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Truman Capote was born in New Orleans in 1925 and was raised in various parts of the south, his family spending winters in New Orleans and summers in Alabama and New Georgia. By the age of fourteen he had already started writing short stories, some of which were published. He left school when he was fifteen and subsequently worked for the New Yorker which provided his first - and last - regular job. Following his spell with the New Yorker, Capote spent two years on a Louisiana farm where he wrote Other Voices, Other Rooms (1948). He lived, at one time or another, in Greece, Italy, Africa and the West Indies, and travelled in Russia and the Orient. He is the author of many highly praised books, including A Tree of Night and Other Stories (1949), The Grass Harp (1951), Breakfast at Tiffany's (1958), In Cold Blood (1965), which immediately became the centre of a storm of controversy on its publication, Music for Chameleons (1980) and Answered Prayers (1986), all of which are published by Penguin. Truman Capote died in August 1984.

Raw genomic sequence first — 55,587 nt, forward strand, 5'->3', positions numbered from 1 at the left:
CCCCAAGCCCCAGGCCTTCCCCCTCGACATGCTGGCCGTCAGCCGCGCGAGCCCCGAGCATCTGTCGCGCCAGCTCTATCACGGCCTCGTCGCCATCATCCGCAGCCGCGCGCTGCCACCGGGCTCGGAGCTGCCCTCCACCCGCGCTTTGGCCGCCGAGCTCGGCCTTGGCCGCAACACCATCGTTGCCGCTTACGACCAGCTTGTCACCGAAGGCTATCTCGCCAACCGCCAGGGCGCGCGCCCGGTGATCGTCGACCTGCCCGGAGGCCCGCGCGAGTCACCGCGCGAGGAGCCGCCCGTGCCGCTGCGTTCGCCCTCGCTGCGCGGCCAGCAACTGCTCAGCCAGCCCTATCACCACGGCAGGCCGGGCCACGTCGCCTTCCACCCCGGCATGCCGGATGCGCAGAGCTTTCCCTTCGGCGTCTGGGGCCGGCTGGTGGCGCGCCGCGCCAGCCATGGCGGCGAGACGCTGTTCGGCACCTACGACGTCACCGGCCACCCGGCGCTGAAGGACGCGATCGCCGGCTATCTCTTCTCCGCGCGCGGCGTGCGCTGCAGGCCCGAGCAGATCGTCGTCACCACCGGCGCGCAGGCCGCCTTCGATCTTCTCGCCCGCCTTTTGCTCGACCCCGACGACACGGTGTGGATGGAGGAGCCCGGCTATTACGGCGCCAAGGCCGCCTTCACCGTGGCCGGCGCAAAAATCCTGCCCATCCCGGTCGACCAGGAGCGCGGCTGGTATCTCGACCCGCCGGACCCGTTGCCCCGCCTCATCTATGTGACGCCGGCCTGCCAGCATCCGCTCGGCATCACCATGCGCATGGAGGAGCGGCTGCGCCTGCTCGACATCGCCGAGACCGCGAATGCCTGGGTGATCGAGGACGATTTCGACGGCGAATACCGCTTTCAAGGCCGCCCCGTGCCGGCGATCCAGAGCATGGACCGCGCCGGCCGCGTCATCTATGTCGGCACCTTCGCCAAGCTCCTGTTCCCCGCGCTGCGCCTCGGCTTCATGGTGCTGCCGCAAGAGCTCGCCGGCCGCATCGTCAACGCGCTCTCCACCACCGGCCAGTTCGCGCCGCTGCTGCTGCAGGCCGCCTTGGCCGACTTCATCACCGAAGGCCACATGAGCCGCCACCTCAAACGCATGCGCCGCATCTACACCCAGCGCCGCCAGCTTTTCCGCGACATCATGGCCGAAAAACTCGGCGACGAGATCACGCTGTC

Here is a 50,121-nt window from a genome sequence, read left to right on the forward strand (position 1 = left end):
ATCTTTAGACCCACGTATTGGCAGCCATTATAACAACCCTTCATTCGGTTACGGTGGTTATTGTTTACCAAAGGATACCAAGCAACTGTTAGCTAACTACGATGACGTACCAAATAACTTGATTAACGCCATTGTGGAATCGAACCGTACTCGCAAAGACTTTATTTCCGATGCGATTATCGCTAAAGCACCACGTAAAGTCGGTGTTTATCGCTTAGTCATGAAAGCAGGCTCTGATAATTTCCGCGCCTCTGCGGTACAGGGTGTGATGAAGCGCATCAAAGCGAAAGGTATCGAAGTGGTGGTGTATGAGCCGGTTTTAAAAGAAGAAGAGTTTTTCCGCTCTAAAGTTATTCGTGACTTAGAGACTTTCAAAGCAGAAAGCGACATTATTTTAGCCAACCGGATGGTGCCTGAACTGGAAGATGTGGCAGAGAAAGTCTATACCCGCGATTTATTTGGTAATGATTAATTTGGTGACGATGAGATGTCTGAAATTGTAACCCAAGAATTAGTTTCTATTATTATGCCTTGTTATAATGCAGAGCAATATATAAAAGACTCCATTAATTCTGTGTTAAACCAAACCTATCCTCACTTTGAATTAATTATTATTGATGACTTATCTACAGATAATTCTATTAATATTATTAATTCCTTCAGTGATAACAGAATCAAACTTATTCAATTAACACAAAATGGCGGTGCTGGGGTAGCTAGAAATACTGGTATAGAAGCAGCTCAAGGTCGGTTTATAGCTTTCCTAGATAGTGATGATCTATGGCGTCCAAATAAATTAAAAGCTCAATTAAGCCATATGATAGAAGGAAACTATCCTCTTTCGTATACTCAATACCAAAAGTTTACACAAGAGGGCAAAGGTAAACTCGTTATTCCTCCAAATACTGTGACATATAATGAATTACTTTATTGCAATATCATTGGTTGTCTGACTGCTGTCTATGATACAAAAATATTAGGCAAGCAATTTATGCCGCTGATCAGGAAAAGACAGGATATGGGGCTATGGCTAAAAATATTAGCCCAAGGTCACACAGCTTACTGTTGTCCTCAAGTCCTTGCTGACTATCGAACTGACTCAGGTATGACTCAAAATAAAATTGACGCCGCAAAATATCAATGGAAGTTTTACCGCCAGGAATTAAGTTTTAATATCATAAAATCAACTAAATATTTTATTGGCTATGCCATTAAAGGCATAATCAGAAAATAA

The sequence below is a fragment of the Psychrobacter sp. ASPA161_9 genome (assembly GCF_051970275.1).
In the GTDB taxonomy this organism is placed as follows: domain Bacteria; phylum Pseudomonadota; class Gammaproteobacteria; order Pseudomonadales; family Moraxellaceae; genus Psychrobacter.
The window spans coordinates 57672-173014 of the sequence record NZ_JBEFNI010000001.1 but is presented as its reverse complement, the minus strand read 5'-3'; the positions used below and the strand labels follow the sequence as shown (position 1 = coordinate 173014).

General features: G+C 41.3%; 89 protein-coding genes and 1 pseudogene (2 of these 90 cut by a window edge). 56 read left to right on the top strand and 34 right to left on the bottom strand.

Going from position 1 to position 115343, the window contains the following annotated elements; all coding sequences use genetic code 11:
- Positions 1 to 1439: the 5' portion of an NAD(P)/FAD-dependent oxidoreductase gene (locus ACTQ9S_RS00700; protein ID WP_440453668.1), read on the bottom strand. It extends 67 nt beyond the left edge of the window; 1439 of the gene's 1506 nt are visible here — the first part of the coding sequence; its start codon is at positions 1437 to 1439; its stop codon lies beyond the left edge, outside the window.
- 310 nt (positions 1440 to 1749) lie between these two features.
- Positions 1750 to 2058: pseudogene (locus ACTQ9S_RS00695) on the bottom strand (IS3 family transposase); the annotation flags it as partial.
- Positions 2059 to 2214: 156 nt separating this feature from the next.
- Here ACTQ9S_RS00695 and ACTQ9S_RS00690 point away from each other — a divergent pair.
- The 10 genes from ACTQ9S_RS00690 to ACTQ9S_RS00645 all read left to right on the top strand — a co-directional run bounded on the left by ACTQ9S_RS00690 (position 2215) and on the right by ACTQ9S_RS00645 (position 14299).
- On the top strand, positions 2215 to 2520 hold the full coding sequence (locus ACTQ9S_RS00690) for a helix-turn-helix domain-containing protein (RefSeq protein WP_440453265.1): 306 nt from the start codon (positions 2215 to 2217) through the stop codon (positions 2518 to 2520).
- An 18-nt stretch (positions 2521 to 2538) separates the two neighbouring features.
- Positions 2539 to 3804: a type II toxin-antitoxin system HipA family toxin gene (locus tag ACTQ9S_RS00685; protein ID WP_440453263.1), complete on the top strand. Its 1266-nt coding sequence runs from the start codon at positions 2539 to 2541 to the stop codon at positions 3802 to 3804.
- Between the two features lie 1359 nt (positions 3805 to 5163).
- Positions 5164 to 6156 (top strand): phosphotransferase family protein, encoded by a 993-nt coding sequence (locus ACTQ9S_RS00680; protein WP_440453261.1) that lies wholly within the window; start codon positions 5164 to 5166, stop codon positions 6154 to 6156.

By Marianne Galvez 27 Feb 2014
Despite being a little difficult to get into at first, I found that this book was so well-written and paints a perfect picture in the reader's mind exactly what happened in that town in 1959. Being in my 20s, it was a different experience having to read a novel that was written over 50 years ago, as the style of writing was quite different to what I was used to reading. However, I fast became used to the style and even enjoyed and deeply admired the way it was written. Capote wrote so eloquently yet spoke of the events so matter-of-factly. I could not put this book down, and there isn't a lot of books that I can say that about. Brilliant read, and I recommend this to anybody, especially those who are interested in true crime.